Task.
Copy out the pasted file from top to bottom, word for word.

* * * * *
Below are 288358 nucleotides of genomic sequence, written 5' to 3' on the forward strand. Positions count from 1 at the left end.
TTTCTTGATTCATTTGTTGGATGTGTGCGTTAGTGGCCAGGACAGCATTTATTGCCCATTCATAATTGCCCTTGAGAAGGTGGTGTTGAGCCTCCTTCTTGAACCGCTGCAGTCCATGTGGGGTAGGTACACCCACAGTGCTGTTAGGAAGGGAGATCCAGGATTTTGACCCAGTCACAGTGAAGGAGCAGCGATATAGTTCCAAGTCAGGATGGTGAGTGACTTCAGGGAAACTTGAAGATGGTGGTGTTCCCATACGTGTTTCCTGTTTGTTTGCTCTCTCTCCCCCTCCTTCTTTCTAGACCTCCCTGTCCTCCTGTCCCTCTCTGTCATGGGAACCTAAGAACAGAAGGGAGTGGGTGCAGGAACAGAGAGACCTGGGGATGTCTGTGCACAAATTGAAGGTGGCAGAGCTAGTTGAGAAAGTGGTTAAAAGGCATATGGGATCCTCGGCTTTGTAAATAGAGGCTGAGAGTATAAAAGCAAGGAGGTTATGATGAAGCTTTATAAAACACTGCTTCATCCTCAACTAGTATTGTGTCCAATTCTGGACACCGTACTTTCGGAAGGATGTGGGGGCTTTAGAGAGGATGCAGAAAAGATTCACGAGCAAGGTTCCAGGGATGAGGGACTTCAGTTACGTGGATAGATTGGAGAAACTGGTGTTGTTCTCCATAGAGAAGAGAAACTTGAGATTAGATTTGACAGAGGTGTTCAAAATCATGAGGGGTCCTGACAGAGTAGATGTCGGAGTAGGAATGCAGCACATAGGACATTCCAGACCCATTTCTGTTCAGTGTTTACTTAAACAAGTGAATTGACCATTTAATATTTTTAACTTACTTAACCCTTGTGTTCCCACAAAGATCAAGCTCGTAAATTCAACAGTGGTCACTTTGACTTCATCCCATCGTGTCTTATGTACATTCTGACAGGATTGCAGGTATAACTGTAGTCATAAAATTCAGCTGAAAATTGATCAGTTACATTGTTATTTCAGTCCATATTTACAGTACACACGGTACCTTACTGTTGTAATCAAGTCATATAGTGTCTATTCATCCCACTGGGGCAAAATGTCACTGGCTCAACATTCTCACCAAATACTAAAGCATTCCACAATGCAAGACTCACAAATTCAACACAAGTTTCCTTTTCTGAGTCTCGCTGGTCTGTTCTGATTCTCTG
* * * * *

Below are 288358 nucleotides of genomic sequence, written 5' to 3' on the forward strand. Positions count from 1 at the left end.
TTTCTTGATTCATTTGTTGGATGTGTGCGTTAGTGGCCAGGACAGCATTTATTGCCCATTCATAATTGCCCTTGAGAAGGTGGTGTTGAGCCTCCTTCTTGAACCGCTGCAGTCCATGTGGGGTAGGTACACCCACAGTGCTGTTAGGAAGGGAGATCCAGGATTTTGACCCAGTCACAGTGAAGGAGCAGCGATATAGTTCCAAGTCAGGATGGTGAGTGACTTCAGGGAAACTTGAAGATGGTGGTGTTCCCATACGTGTTTCCTGTTTGTTTGCTCTCTCTCCCCCTCCTTCTTTCTAGACCTCCCTGTCCTCCTGTCCCTCTCTGTCATGGGAACCTAAGAACAGAAGGGAGTGGGTGCAGGAACAGAGAGACCTGGGGATGTCTGTGCACAAATTGAAGGTGGCAGAGCTAGTTGAGAAAGTGGTTAAAAGGCATATGGGATCCTCGGCTTTGTAAATAGAGGCTGAGAGTATAAAAGCAAGGAGGTTATGATGAAGCTTTATAAAACACTGCTTCATCCTCAACTAGTATTGTGTCCAATTCTGGACACCGTACTTTCGGAAGGATGTGGGGGCTTTAGAGAGGATGCAGAAAAGATTCACGAGCAAGGTTCCAGGGATGAGGGACTTCAGTTACGTGGATAGATTGGAGAAACTGGTGTTGTTCTCCATAGAGAAGAGAAACTTGAGATTAGATTTGACAGAGGTGTTCAAAATCATGAGGGGTCCTGACAGAGTAGATGTCGGAGTAGGAATGCAGCACATAGGACATTCCAGACCCATTTCTGTTCAGTGTTTACTTAAACAAGTGAATTGACCATTTAATATTTTTAACTTACTTAACCCTTGTGTTCCCACAAAGATCAAGCTCGTAAATTCAACAGTGGTCACTTTGACTTCATCCCATCGTGTCTTATGTACATTCTGACAGGATTGCAGGTATAACTGTAGTCATAAAATTCAGCTGAAAATTGATCAGTTACATTGTTATTTCAGTCCATATTTACAGTACACACGGTACCTTACTGTTGTAATCAAGTCATATAGTGTCTATTCATCCCACTGGGGCAAAATGTCACTGGCTCAACATTCTCACCAAATACTAAAGCATTCCACAATGCAAGACTCACAAATTCAACACAAGTTTCCTTTTCTGAGTCTCGCTGGTCTGTTCTGATTCTCTG